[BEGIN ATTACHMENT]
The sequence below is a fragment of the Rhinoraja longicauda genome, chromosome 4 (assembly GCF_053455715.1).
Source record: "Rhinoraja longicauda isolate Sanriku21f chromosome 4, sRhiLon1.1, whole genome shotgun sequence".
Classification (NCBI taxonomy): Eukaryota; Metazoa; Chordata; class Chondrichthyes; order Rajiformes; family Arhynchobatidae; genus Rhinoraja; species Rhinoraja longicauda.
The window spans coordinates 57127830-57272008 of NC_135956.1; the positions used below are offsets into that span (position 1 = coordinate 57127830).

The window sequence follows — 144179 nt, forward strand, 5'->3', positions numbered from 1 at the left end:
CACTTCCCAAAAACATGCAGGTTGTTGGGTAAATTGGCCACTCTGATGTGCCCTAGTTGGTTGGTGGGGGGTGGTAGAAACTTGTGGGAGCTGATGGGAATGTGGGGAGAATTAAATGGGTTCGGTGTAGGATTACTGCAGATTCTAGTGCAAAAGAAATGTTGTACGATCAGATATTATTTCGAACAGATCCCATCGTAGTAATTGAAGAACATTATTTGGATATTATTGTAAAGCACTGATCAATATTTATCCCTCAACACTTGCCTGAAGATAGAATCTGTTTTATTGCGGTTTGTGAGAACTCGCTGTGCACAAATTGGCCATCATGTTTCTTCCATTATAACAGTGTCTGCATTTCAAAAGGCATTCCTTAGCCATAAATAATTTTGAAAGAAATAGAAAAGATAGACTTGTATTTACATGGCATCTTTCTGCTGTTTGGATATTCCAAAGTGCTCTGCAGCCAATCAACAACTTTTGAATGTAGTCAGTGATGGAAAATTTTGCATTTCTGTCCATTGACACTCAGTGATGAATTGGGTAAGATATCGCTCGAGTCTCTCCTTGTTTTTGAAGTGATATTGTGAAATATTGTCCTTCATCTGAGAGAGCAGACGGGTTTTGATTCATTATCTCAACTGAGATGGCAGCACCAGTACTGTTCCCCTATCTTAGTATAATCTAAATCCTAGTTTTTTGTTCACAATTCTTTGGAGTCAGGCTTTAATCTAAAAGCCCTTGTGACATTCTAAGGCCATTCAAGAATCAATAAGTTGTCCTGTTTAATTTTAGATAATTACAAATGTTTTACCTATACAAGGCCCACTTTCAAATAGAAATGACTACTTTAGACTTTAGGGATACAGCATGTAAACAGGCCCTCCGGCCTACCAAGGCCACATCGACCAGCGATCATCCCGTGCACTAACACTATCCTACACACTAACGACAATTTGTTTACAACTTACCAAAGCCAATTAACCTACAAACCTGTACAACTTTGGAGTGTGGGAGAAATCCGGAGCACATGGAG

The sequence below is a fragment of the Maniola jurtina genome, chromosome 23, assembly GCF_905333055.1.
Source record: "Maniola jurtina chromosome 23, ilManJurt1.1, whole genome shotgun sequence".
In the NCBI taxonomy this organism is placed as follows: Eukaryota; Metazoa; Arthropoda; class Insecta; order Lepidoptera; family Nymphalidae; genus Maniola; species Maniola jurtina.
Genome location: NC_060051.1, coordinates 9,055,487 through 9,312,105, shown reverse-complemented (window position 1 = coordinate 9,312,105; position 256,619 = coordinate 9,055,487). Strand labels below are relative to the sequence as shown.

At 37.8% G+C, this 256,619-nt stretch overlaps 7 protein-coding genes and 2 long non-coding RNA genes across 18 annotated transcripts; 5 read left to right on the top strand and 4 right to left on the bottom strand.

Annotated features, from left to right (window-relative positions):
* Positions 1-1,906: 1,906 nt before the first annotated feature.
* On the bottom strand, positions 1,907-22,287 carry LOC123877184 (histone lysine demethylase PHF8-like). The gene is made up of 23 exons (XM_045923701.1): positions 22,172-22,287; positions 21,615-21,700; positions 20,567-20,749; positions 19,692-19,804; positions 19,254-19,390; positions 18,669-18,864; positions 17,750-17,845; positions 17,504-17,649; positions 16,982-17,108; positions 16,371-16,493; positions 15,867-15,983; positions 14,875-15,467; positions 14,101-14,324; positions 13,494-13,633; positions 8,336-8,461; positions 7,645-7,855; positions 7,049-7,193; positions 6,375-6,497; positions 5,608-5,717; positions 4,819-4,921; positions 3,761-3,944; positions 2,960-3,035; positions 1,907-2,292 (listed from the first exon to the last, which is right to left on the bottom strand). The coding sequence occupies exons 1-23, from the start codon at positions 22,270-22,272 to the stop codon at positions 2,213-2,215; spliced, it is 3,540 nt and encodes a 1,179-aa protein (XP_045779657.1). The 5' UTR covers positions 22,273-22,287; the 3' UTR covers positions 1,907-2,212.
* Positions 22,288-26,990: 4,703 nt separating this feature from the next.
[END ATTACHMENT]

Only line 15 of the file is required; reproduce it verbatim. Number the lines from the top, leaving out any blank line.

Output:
* Positions 22,288-26,990: 4,703 nt separating this feature from the next.